), power output at


), maximal anaerobic running test velocity (VMART), and time trial performance, and suggested that HFLV strength be developed before LFHV strength in endurance athletes with limited strength training experience. Considering these findings, this article focuses primarily on studies examining the effects of HFLV and LFHV strength training on HIEE and LIEE of moderate to high-level endurance athletes. The purpose of this review is twofold: to elucidate the utility of resistance training for endurance athletes, and provide the practitioner with evidenced-based periodization strategies for concurrent strength and endurance training for competitive endurance athletes.



In one of the earliest studies examining the effects of concurrent strength and endurance training on HIEE, Hickson et al. (34) had moderately trained (

: 60 mL−1·kg−1·min−1) runners and cyclists perform 10 weeks of endurance and HFLV strength training (>80% 1RM). They reported improvements in treadmill running (13%) and ergometer biking (11%) to exhaustion at maximal work rates (4–8 minutes) and cycling to exhaustion (20%) at 80%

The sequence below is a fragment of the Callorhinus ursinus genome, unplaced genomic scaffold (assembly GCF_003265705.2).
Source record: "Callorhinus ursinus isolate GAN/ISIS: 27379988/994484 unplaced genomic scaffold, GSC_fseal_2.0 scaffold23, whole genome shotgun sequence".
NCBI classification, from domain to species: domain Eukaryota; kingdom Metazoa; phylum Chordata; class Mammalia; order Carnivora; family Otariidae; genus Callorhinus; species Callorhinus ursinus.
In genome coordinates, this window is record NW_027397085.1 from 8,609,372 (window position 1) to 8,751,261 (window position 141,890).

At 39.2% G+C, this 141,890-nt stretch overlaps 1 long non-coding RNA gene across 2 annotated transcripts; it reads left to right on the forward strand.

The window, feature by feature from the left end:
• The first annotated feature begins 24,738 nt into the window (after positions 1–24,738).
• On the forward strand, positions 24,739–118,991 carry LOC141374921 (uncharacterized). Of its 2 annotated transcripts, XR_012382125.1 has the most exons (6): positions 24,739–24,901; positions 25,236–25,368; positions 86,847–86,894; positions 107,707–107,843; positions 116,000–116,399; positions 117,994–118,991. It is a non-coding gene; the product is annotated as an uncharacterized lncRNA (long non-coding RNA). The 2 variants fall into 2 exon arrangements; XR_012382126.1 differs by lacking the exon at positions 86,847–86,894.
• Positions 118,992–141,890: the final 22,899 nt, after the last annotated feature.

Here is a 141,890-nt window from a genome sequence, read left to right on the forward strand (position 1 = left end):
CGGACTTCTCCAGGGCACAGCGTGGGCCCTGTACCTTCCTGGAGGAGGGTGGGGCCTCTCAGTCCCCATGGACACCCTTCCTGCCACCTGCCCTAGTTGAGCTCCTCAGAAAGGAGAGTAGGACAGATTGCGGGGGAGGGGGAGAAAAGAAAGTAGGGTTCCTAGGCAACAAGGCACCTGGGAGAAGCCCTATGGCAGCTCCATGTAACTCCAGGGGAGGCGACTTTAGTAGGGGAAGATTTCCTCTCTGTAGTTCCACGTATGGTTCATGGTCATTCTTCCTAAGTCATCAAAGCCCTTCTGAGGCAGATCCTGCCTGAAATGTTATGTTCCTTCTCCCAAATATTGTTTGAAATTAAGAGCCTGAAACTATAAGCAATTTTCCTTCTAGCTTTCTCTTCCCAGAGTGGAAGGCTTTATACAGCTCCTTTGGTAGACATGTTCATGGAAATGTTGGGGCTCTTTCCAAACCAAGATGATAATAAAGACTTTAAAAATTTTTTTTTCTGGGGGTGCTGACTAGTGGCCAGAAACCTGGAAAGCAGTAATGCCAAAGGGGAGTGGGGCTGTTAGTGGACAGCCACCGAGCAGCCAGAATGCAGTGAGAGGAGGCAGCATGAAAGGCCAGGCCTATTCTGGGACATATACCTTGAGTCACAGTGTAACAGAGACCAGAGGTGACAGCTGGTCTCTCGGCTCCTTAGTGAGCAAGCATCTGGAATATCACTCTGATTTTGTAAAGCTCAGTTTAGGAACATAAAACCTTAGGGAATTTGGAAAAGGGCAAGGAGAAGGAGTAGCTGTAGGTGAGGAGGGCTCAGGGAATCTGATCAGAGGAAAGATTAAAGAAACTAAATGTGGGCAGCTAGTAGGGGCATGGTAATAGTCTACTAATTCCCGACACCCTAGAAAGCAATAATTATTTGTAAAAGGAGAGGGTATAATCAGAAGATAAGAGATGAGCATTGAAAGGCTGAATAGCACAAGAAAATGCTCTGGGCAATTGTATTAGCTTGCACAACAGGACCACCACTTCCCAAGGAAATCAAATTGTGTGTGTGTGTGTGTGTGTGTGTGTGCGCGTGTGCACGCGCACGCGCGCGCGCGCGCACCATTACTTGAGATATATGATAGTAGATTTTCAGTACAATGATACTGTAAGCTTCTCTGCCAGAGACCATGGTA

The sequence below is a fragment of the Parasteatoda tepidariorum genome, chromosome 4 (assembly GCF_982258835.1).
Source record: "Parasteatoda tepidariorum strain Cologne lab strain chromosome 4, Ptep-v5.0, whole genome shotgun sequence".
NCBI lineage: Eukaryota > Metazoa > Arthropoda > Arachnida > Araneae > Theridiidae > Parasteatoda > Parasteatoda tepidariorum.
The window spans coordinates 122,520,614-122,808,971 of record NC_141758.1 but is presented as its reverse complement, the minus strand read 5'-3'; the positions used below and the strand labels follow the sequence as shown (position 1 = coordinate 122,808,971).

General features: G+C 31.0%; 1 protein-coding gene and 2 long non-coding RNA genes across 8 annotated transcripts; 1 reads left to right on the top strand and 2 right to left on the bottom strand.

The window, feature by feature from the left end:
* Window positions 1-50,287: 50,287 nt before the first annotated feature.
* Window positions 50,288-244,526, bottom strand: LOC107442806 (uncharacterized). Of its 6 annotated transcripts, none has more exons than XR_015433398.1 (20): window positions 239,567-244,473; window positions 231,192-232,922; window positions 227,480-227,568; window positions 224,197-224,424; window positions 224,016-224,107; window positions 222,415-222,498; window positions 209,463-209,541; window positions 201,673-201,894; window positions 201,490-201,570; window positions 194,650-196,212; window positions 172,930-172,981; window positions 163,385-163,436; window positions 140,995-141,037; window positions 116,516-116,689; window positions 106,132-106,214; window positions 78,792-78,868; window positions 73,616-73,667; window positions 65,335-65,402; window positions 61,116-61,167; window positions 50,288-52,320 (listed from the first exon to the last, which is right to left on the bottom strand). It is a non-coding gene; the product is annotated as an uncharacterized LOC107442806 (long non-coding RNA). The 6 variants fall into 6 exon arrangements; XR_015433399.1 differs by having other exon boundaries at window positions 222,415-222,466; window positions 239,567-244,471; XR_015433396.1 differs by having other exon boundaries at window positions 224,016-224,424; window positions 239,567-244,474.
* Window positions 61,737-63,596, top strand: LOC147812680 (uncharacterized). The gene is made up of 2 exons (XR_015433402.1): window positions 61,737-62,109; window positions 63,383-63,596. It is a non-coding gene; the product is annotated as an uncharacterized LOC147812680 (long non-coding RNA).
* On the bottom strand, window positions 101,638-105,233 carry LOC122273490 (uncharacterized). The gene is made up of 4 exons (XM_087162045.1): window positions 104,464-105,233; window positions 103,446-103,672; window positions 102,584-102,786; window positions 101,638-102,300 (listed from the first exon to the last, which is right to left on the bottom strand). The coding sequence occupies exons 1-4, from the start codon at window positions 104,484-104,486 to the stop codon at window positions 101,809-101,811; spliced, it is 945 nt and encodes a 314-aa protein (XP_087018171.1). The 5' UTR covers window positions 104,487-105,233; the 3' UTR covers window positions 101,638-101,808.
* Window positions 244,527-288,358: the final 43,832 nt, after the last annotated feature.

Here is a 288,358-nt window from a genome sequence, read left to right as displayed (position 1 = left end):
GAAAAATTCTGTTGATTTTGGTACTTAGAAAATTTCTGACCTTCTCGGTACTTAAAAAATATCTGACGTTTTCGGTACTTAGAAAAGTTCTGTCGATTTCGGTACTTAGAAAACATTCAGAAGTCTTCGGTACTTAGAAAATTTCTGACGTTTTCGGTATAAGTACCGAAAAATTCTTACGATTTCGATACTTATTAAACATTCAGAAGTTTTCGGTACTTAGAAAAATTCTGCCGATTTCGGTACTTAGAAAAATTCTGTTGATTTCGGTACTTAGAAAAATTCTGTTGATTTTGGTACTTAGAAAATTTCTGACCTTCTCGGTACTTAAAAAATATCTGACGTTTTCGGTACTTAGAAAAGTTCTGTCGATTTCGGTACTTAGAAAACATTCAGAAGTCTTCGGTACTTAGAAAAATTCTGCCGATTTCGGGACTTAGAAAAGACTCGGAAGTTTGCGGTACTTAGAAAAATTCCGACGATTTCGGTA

(33). In addition, there were no statistical changes in muscle fiber cross-sectional area or thigh girth, although 1RM leg strength increased on average by 30%, which suggests primarily neural contributions.

In a more recent investigation by Aagaard et al. (2), highly trained national team cyclists (

: 71–75 mL−1·kg−1·min−1) performed HFLV strength training (mostly 5–6RM loads) for 16 weeks concurrently with regular endurance training. The strength and endurance training group improved average power output and total distance covered in a 45-minute cycling test (8%), whereas the endurance only group did not. Concomitant increases were found for maximal voluntary isometric contraction (MVIC) of the knee extensors (12%), peak RFD (20%), mean power output in 5 minutes of all-out cycling (3–4%), and mean power output during a 45-minute time trial (8%) with no changes in muscle fiber area, capillarization, and